After pulling back from an almost existential crisis, the euro area is growing again. However, it remains the worst economic performer of the major advanced economies, barely reaching its precrisis level of GDP. Meanwhile, public opinion on the euro has recovered, but it remains vulnerable to another shock. The rules and buffers created in the last few years to enable the euro area to withstand another sudden stop of credit and market-driven panic in one or more of its member states are welcome steps, but they are widely recognized as inadequate. As Finance Minister Emmanuel Macron of France has said, “Without any change, the euro zone cannot survive.”1 Mario Draghi, president of the European Central Bank (ECB), has also declared that a “minimum requirement” for survival of the euro area is for its member states to “invest” in “mechanisms to share the cost of shocks,” so that “all countries can retain full use of national fiscal policy as a countercyclical buffer” (Draghi 2014).
But what kinds of “mechanisms” are appropriate—or politically feasible—in a region where many people are skeptical 1. Ferdinando Giugliano and Sarah Gordon, “Macron calls for radical reform to save euro,” Financial Times, September 24, 2015, www.ft.com. about any sort of mutualized backstop for countries that get into financial trouble? The diversity of European economic cycles, economic structures, and political dynamics is both a strength and a weakness of the euro area as it struggles to achieve a true monetary, fiscal, and financial union. It will not be easy to put in place arrangements that distribute risks and ensure that all countries can use fiscal policy to cushion economic downturns (Ubide 2015b). Yet such arrangements are necessary and urgent to ensure that, when the next recession arrives, markets don’t force countries to adopt the fiscal policies—raising taxes and cutting spending while in a recession—that inflicted so much economic and political damage during the recent crisis.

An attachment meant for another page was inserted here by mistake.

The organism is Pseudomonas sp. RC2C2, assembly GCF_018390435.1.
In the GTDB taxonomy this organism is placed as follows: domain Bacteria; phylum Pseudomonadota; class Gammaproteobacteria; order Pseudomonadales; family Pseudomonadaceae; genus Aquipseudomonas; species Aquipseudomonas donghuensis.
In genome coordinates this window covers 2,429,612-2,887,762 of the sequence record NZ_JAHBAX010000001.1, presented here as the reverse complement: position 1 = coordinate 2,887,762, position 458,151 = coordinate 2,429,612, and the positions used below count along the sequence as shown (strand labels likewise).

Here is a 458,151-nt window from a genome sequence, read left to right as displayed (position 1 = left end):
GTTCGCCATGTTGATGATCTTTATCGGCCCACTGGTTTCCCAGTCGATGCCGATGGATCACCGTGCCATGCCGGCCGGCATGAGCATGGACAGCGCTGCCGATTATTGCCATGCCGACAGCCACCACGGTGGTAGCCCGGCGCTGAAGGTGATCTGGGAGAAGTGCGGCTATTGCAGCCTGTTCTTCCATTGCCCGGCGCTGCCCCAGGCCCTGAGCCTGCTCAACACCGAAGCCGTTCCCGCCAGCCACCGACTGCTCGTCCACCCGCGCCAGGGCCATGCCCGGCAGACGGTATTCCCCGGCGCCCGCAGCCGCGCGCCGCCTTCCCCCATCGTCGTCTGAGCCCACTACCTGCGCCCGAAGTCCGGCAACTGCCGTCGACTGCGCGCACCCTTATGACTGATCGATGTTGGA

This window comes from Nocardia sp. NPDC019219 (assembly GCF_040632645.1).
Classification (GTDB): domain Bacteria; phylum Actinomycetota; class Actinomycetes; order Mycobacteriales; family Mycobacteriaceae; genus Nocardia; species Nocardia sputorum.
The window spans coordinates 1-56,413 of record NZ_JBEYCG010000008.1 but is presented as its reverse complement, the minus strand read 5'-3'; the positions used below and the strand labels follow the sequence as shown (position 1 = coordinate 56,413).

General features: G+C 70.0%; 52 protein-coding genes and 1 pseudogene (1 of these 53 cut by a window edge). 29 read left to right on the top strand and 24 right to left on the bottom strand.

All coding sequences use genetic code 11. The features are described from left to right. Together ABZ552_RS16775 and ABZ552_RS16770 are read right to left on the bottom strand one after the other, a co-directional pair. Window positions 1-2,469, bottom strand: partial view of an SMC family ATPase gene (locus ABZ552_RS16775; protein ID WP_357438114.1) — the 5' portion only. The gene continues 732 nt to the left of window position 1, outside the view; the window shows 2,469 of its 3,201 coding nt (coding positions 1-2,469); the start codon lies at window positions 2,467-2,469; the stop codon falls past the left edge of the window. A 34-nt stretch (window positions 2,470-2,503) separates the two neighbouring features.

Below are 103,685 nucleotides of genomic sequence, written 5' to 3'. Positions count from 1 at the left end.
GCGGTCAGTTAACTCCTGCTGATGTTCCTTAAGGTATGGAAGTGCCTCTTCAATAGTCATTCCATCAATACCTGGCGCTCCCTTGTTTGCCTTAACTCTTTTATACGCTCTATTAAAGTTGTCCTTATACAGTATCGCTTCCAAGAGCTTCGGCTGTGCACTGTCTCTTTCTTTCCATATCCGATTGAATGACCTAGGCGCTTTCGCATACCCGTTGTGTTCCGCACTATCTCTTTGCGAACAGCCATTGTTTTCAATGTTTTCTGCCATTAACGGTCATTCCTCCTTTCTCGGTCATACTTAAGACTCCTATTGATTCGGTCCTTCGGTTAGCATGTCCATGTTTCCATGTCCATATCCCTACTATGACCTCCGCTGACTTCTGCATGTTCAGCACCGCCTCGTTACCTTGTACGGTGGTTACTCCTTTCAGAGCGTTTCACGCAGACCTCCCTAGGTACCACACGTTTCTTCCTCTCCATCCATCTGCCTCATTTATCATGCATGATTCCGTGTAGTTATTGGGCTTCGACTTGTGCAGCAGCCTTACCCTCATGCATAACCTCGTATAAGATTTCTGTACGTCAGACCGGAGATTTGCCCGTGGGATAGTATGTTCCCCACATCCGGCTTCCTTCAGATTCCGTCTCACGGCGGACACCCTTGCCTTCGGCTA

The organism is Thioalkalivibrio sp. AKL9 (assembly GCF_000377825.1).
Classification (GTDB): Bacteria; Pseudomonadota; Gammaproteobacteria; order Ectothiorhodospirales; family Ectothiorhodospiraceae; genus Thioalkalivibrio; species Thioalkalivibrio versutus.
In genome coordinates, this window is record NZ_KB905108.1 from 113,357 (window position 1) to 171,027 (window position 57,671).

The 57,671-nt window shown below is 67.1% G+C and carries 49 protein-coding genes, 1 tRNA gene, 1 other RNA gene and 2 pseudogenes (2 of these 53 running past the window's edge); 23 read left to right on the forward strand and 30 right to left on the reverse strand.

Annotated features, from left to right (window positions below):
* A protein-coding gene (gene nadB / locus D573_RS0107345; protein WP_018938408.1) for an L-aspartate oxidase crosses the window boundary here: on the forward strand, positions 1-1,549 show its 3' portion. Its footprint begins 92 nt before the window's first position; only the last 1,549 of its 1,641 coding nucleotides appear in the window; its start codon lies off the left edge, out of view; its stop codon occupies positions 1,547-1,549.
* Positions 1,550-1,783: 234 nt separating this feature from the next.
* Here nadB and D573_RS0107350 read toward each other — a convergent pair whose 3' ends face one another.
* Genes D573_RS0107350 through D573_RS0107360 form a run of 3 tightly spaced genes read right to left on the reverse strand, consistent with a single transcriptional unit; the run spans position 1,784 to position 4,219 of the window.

A step toward addressing these concerns, this Policy Brief argues, would be the creation of a system of stability bonds in the euro area, to be issued by a new European Debt Agency (EDA) to partially finance the debt of euro area countries, up to 25 percent of GDP. These stability bonds should be initially backed by tax revenues transferred from national treasuries, but ultimately by the creation of euro area–wide tax revenues, and used to fund the operations of national governments. They could also be used for euro area–wide fiscal stimulus, to complement the fiscal policies of the member states. Such bonds would strengthen the euro area economic infrastructure, creating incentives for countries to reduce their deficits but not forcing them to do so when such actions would drive their economies further into a downturn. They would permit the euro area to adopt a more flexible or expansionary fiscal policy during recessions.